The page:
3 May, 2010
Charleston, SC—TravelogueComments : 7 Posted in : Travel Guide for Charleston - SC on by : The Gourmez
Ben and I took a trip to Charleston a weekend ago, as we’d both heard great things about it many times over: great food, great buildings, great location on the water, great cultural gem of the US. In retrospect, our expectations were a bit too high, especially with only a weekend to experience the city, but it’s definitely a pretty town of the South.
Charleston’s about four hours from Durham, and you can’t get there on the main highways without passing by South of the Border, a run-down tourist trap that covers a large swath of land right past the border between North and South Carolina.
I found that I, in fact, could not pass it by, at least not with all the picture-worthy opportunities it afforded.
Perhaps the strangest thing about South of the Border is Pedro’s Reality Ride.
Apparently, it involves a huge statue of a one-eyed man in a sombrero and a bunch of picnic benches. Pedro’s idea of reality is a bit dreary.
Our hotel in Charleston, the Courtyard Marriot on the Water, was nice and I certainly couldn’t complain about the view.
It was about 2–3 miles from the historic district, and Ben and I walked over to check it out the first night. We passed many lovely sites.
One of several small church graveyards.
Entrance to the College of Charleston.
Market Hall, the beginning of Charleston’s row of covered market stalls. The Daughters of the Confederacy have a museum inside.
First carriage tour sighting. They are all over the place in the historic district.
My dinner, consisting of Lowcountry Chicken and Grits. This was topped with a spicy dijon sauce and served over the cheese grits, spinach, and blue crab.
Saint Philip’s Church, the prettiest church in the town, if I do say so myself (and I do).
The French Huguenot Church, also quite lovely.
This is the Old Slave Mart Museum, the location of one of Charleston’s old private slave markets. We went inside, and it is a teeny museum mainly composed of reading text on the walls. I’d pass it up if I were you, but still interesting to be standing in the same spot as people who were to be sold to others like cattle.
These next few pictures are from the Waterfront Park and Pier, which provide a lovely view of the Cooper River and the Arthur Ravenel Bridge, and also the USS Yorktown across the way.
Not sure what this island was other than not being Fort Sumter.
Me on the pier. The Custom House is behind me to the right.
Ben looking pretty darn good on the pier as well.
This is one of several cobblestone roads in the area. What is it about cobblestones that seem romantic?
This is Rainbow Row, a couple of blocks of pastel-painted houses.
And a random inviting alcove on our walk back to the hotel.
On our second day, we did the required carriage tour and I thought the tour itself was great, but I’m not sure I appreciate the novelty of it being a horse-drawn carriage. I think I’d have to try out a personal, two-person carriage to get the full effect. This is basically what ours was like, but with two more rows of people.
The next several pictures were all from the carriage ride. First up, the Old Power Magazine, with another old building behind it that shows the rows of orange earthquake bolts that were used to tighten up the walls of the surviving buildings after Charleston’s huge earthquake in the late 1800s.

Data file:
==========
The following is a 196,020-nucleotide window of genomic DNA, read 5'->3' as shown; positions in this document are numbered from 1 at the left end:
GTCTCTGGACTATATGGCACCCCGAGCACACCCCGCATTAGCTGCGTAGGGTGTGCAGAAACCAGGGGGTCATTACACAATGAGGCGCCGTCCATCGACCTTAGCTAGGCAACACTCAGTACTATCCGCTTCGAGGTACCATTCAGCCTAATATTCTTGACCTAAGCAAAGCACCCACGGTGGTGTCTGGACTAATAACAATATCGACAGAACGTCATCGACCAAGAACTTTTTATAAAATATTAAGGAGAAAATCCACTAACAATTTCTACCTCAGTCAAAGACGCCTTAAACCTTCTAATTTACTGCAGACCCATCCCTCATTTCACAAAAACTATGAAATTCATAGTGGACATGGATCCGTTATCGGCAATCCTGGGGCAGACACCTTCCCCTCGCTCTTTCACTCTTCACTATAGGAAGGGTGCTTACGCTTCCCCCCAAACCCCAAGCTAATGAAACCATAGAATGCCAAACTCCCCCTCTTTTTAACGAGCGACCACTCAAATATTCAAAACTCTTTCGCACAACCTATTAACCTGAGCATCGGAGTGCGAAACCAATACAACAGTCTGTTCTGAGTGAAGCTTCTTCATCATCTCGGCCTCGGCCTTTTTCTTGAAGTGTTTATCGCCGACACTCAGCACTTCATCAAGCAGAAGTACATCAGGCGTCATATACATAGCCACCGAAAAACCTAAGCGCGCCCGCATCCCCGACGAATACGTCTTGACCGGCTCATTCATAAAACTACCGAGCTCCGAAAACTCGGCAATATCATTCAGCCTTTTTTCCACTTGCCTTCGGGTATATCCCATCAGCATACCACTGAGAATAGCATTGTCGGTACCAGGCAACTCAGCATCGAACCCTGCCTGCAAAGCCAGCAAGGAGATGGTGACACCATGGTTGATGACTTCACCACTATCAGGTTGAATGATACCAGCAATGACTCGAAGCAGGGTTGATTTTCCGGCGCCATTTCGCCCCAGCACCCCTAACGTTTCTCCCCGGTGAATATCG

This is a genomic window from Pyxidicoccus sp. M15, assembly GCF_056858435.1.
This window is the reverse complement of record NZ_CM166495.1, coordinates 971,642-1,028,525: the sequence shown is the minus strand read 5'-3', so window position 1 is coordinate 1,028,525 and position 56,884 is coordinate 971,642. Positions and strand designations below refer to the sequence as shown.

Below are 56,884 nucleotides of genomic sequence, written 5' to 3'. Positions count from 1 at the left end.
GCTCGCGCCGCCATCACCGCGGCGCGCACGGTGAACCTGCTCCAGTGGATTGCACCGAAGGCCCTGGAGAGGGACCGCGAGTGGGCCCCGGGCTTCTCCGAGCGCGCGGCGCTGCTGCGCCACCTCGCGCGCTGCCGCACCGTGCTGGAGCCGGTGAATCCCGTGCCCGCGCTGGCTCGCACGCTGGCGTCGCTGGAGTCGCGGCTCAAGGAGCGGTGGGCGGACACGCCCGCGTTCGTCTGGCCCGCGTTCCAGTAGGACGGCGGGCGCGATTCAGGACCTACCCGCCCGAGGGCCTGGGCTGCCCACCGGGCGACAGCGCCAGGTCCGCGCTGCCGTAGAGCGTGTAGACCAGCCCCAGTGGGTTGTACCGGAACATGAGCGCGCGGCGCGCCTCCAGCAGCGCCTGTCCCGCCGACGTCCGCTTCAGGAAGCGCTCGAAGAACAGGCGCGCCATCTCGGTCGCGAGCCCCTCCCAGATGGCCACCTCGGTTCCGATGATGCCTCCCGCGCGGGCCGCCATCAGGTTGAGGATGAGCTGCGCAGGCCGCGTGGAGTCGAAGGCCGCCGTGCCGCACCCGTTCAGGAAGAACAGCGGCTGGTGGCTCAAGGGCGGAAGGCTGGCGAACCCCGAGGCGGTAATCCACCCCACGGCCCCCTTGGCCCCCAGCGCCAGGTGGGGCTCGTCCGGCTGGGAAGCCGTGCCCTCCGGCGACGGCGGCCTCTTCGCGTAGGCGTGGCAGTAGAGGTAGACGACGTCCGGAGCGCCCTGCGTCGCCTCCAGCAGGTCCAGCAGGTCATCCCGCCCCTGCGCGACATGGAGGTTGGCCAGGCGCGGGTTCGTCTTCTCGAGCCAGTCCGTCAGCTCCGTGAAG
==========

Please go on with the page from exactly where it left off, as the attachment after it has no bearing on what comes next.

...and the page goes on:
This is an example of an insurance marker. They were displayed on insured houses so that the correct company could be identified before the firefighters were allowed to proceed with putting out a fire.
One of many gorgeous gardens in the area.
This is an original gate dating back from slavery day—the house is still owned by the family of plantation owners from then. The spikes were to protect from possible slave revolts.
Another fabulous garden.
One of the many mansions near the water dating back centuries.
I think this was my favorite.
After the carriage ride, we decided to head further into downtown Charleston to search for a record store. This driveway caught my eye. Portal to a fantasy world? I think so.
A lovely, church with a gothic feel. I realize it’s probably not actually gothic, but hey, I can pretend.
This, I still don’t know what to make of. It’s the front of a house that was just randomly standing in a shipyard.
We went back to the Waterfront Park for a while, where I decided that pictures in pineapple fountains were necessary.
This is the pier from the luxurious seat of a swing, the best way to avoid the biting gnats.
Ben, less enjoying the swing than enjoying not having gnats attack him. He’s a bug magnet.
And here, Ben decides he is one with the sad otters in front of a store.
What you’ve all been waiting for: pictures of our dinner at S.N.O.B., one of the historic district’s many fine restaurants.
Stuffed Squash Blossoms:
Quail with many good things I can’t remember.
Shrimp and grits that were pretty darn good but I’ve had better in Durham.
Dessert of a chocolate pudding cake, strawberries, and a divine caramel ice cream.
End Day 2. On Sunday, we just packed up and headed off, but made a point to drive over the Ravenel Bridge and get some more pictures of the USS Yorktown.
Goodbye, Charleston! You are awfully pretty, but I think you would be better enjoyed with either a plantation or marshland visit. The historic district was great, but only good for an afternoon, really, unless you are planning to visit all the museums. I would have liked to do a house tour, but it just didn’t happen. Oh well.
One last picture of the Charleston Harbor.
As always, we have plenty more pictures over at our photo website.